9

Senate Republicans are considering voting on "skinny repeal", which most of them insist they do not want to actually become law (because among other things, it repeals the individual mandate with nothing to replace the incentive for people to have insurance, which will cause a death spiral).

My understanding is that the reason for doing this is to pass any bill, so that they can go to a House-Senate conference committee. But some Republican senators are afraid the House will simply pass the Senate bill and it will become law without the Senate voting on it again (either without going to conference, or after going to conference and it could not produce a conference report, or if the Senate votes down the conference report), which they do not want as they do not want "skinny repeal" to become law by itself, so they are seeking assurances from the House that they won't ever pass "skinny repeal" if the Senate passes it.

My question is, why can't they solve this dilemma by simply passing a dummy bill with no provisions in it (or with some dummy provisions with no significance)? Wouldn't that also achieve the goal of passing "any bill" to go to a House-Senate conference committee? This would have the benefit that there would be no worries about the House passing it as the bill does nothing.

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    I'm pretty sure they can't. Passing any kind of real bill requires 60 votes to avoid being blocked. They barely have 50 votes. (not being an expert on the specifics, I'll delete this when someone posts a more detailed answer) – userLTK Jul 28 '17 at 5:59
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    "Why don't Senate Republicans just do X" is an impossible question to answer these days. – user1530 Jul 28 '17 at 7:05
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    @blip - "because they don't have enough votes" seems like a reasonably sufficient explanation for any question like that. – user4012 Jul 30 '17 at 3:26
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Nate Silver posed, then answered this very question on the FiveThirtyEight live coverage of the vote.

As a minor amendment to my last post, the Senate bill would need to do something that reduced the deficit by at least as much as the House’s bill to qualify under reconciliation rules. So you couldn’t just rename a Post Office and go to conference with the Senate. But there are lots of things you could do — like [a $133b] “widget tax” — that produced some deficit savings but couldn’t “accidentally” turn into the final GOP health care bill.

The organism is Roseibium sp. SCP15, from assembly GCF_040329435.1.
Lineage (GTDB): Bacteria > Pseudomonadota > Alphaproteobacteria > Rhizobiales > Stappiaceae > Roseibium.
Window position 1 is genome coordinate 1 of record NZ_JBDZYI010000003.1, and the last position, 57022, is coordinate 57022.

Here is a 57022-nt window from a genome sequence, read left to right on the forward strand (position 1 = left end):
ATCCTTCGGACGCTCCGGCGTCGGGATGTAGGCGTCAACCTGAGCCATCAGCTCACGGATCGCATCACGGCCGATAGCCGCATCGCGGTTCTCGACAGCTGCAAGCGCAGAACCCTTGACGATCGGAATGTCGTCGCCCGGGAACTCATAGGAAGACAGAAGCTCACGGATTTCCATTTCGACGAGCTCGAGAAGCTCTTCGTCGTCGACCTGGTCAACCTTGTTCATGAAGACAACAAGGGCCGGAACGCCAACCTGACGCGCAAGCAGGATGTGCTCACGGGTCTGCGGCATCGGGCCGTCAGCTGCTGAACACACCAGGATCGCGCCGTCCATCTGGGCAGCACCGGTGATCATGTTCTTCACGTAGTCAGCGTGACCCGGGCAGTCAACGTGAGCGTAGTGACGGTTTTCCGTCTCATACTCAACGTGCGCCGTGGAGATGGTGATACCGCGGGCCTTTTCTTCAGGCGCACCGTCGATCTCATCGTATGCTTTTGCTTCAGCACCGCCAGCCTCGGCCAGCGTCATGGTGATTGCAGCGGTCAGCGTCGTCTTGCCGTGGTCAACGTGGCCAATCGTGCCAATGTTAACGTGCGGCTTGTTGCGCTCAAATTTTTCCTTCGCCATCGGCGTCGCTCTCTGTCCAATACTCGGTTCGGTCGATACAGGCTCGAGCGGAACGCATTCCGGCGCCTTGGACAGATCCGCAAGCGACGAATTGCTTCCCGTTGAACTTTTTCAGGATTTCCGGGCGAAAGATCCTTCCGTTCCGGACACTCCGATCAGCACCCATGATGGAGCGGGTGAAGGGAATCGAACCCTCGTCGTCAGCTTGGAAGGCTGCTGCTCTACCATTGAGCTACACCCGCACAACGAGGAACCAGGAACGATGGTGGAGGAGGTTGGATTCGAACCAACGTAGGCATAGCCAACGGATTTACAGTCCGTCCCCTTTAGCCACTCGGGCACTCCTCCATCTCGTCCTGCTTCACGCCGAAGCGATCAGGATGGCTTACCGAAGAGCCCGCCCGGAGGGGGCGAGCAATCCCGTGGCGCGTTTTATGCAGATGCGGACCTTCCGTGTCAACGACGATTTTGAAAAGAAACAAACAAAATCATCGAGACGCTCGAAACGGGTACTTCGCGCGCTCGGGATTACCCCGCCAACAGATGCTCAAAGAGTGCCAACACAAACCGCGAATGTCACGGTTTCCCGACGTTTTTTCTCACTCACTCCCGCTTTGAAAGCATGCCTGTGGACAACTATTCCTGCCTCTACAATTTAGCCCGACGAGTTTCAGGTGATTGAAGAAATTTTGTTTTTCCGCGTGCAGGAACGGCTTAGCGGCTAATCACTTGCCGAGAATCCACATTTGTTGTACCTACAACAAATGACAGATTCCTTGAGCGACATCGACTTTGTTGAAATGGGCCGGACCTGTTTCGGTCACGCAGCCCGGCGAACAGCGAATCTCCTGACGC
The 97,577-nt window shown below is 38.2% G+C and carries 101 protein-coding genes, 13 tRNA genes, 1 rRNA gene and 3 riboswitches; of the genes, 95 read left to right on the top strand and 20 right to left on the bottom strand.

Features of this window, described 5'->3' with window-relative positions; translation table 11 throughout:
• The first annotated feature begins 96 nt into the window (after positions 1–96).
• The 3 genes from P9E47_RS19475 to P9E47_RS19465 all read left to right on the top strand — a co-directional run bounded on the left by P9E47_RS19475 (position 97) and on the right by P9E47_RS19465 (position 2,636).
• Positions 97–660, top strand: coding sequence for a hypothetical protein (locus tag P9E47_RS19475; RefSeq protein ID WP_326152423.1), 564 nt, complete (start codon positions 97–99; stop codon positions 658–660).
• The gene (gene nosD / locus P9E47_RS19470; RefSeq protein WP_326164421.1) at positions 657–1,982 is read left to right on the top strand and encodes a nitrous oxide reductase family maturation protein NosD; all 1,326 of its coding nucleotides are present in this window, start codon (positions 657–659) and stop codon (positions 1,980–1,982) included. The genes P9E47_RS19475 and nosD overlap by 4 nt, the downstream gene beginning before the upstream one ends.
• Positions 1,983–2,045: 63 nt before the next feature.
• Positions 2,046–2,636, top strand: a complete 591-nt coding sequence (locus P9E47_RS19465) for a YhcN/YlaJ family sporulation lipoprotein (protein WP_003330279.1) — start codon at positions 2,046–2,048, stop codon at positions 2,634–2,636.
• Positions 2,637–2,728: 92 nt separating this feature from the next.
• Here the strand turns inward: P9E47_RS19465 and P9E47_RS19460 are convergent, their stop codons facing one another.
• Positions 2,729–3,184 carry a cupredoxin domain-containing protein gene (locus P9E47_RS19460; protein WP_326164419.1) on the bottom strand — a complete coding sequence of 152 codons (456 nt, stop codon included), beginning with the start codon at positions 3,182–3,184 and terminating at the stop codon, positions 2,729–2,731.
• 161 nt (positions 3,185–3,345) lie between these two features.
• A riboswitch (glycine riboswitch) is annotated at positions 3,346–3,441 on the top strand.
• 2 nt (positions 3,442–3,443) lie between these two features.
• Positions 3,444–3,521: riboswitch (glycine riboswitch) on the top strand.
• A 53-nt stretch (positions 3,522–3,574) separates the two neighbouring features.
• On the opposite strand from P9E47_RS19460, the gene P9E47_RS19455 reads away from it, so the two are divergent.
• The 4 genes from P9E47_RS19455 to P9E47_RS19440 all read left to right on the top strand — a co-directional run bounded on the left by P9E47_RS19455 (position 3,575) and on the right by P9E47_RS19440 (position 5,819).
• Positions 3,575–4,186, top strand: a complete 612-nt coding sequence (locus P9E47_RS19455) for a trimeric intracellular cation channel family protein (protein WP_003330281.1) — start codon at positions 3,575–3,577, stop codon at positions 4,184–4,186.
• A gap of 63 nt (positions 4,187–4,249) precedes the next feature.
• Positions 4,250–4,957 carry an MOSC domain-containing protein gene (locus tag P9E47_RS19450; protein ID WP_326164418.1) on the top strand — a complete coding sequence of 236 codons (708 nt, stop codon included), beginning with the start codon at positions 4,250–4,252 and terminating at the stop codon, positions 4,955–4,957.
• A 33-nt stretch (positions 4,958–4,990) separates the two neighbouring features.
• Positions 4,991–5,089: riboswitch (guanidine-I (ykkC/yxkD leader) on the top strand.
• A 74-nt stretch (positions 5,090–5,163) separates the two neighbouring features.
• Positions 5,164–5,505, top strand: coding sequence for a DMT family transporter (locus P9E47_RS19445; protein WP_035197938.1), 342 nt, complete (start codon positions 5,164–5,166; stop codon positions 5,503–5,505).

In other words, anything that was passed to go to conference would need either at least 8 Democratic votes (for cloture) or at least as much budgetary impact as what the House passed ($133b).

  • I'm not sure this answers the question. It says why a blank bill is impossible, but offers a work-around that also isn't used without a word on why. – user9389 Jul 28 '17 at 14:08
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    @notstoreboughtdirt The question was about passing a blank bill. Anything I added about why the GOP chose not to do an alternative would be either partisan or speculation. – Bobson Jul 28 '17 at 14:11
  • From the question: "(or with some dummy provisions with no significance)" which a widget tax would be. I think the core question is unanswerable from outside, but it may be someone has issued a statement addressing these options. – user9389 Jul 28 '17 at 15:15
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    @notstoreboughtdirt - Well, it would need to actually tax something, in order to produce the needed budget change. The point was that it doesn't really matter what, since it'd clearly be a placeholder. – Bobson Jul 28 '17 at 15:50
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    Breaking news from August 30th: President Trump signs into law a $133B Widget Tax, tweeting "Widgets are bad! We need to tax them out of existence! Sad!". Protesters wearing widget hats gather around Washington, DC. Tea Party Caucus members have been spotted about Washington, quietly muttering "Mischief Managed". – user4012 Jul 30 '17 at 3:30

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